Holocaust, Genocide, and Memory Studies
With strengths in the history of anti-Semitism, Nazism, and the Holocaust as well as memory and representation of genocide and trauma, faculty associated with the Holocaust, Genocide, and Memory Studies (HGMS) initiative are making the University of Illinois one of the leading sites for research into these crucial topics. This program provides a platform for cutting-edge research, teaching, and public engagement.
Illinois faculty produce important scholarship on the history, literature, memory, and artistic representation of genocide and trauma. Recent, new, and forthcoming books by faculty affiliated with this initiative consider the history, implications, and aftereffects of the Holocaust, trauma, and memories of other genocides in diverse contexts and nations.
Faculty offer courses at the undergraduate and graduate levels through departments such as Anthropology, Comparative Literature, English, German, History, Religion, and Slavic Studies. A unique Graduate Certifcate in Holocaust, Genocide, and Memory Studies has been offered since 2009.
Many HGMS students have been offered posts at Universities, their applications strengthened by the HGMS certificate. For more information on the certificate, click here. For more information on courses that count toward the certificate, click here.
HGMS is pleased to be part of a new international collaborative initiative for graduate studies, Mnemonics: Network for Memory Studies. Together with programs in Belgium, Denmark, Sweden, the UK, and the US, we will organize annual seminars where graduate students will have the opportunity to exchange ideas with their peers and leading scholars in memory studies. We hosted the annual Mnemonics Summer School in June 2016. The theme was "The Other Side of Memory: Forgetting, Denial, Repression."
The initiative in Holocaust, Genocide, and Memory Studies regularly sponsors public lectures on anti-Semitism, the Holocaust, and genocide. This semester (Fall 2016) we will host a roundtable on “Radical Right and Remembering in Recent Political History” and next semester we are screening Vita Activa: The Spirit of Hannah Arendt.
2015/2016 was a big year for HGMS programming. Thanks to the generosity of Lorelelei Rosenthal, we kicked off the fall semester with a screening and discussion of Woman in Gold to a capacity audience at the Krannert Art Museum. Then we featured a screening of the film Inheritance at Hillel with a discussion with Journalism professor Chris Benson. Our Krouse Family Visiting Scholar last year was Dagmar Herzog who engaged a rapt crowd with her discussion of “Post-Holocaust Antisemitism and the Invention-Discovery of PTSD.” We were graced by a lecture and discussion from the poet and memoirist Peter Balakian entitled, “The Armenian Genocide, Poetry of Witness and Postmemory.” The graduate students in the Future of Trauma and Memory Studies reading group organized a screening of Look of Silence about the Indonesian genocide. An HGMS graduate student, Priscilla Charrat was awarded the Gendell Family and Shiner Family Fellowship. More information about all of this can be found in our newsletter (link here).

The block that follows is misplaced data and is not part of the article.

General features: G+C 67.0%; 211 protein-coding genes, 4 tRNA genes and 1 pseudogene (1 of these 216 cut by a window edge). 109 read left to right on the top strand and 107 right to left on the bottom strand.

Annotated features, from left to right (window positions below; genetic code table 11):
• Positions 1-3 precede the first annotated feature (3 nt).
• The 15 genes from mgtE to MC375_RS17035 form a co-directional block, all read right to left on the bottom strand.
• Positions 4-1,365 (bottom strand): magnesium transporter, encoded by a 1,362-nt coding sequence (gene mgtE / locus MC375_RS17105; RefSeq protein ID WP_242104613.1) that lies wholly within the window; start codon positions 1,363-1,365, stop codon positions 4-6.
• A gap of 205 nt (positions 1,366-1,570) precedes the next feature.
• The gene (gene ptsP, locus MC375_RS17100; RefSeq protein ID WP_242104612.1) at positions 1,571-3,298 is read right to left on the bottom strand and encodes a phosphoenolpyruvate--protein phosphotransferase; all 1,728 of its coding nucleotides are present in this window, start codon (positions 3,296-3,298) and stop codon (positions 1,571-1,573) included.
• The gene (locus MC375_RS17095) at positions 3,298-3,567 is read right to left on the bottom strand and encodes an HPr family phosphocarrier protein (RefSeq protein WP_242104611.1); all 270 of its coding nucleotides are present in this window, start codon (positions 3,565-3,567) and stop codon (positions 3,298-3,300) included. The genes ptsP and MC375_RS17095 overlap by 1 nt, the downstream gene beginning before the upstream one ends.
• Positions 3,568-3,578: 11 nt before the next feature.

In 2013, the Iniative deubted its blog, Days and Memory, to publicize and report on our local activities and to provide a space for wide-ranging, open discussion of issues pertinent to trauma and memory studies. Since 2013, an affiliated faculty and graduate student reading group, The Future of Trauma and Memory Studies, has also organized many on-campus events, including a gradaute student conference in Spring 2014 and a film series in Spring 2015.
As part of the Network in Transnational Memory Studies, HGMS organized the conference, "Diasporic Memories, Comparative Methodologies" in Fall 2013, featuring many leading international scholars in memory studies, including Aleida Assmann and Ann Rigney. Click here for more information.
In fall 2012, HGMS hosted an event marking the 25th anniversary of the death of Primo Levi (video here) as well as a workshop entitled "Recollection, Retribution, Reconciliation: Postmemory and Justice in a Transnational Age." In March 2011, it hosted a workshop titled "Annihilation, Archive, Autobiography: Networks of Testimony in German-Occupied Europe." In the spring of 2010, the initiative collaborated with the Unit for Criticism and Interpretive Theory on a seminar and conference dedicated to the theme of "Bios: Life, Death, Politics."
The program kicked off in the fall of 2009 with a week-long visit by Shimon Attie and James Young, followed by a major conference, "Genocide, Memory, Justice: The Holocaust in Comparative Context." A regular works-in-progress seminar provides a forum for new work in Holocaust, Genocide, and Memory Studies.
Brett Kaplan, Interim Director, Initiative in Holocaust, Genocide, and Memory Studies
- Eugene Avrutin, History
- Luke Batten, Art + Design
- Jodi A. Byrd, American Indian Studies & English
- Tamara Chaplin, History
- Jonathan Druker, Italian, Illinois State U
- Richard Esbenshade, History
- Elisabeth Friedman, Art History, Illinois State U
- Peter Fritzsche, History
- Rebecca Ginsburg, Landscape Architecture
- Brett Kaplan, Comparative Literature
- William Kinderman, Music
- Harriet Murav, Slavic & Comparative Literature
- Cary Nelson, English
- Katrin Paehler, History, Illinois State U
- Anke Pinkert, German
- Bruce Rosenstock, Religion
- Emanuel Rota, Italian
- Mara Wade, German
- Tim Wedig, Global Studies
Contact Brett Kaplan for more information.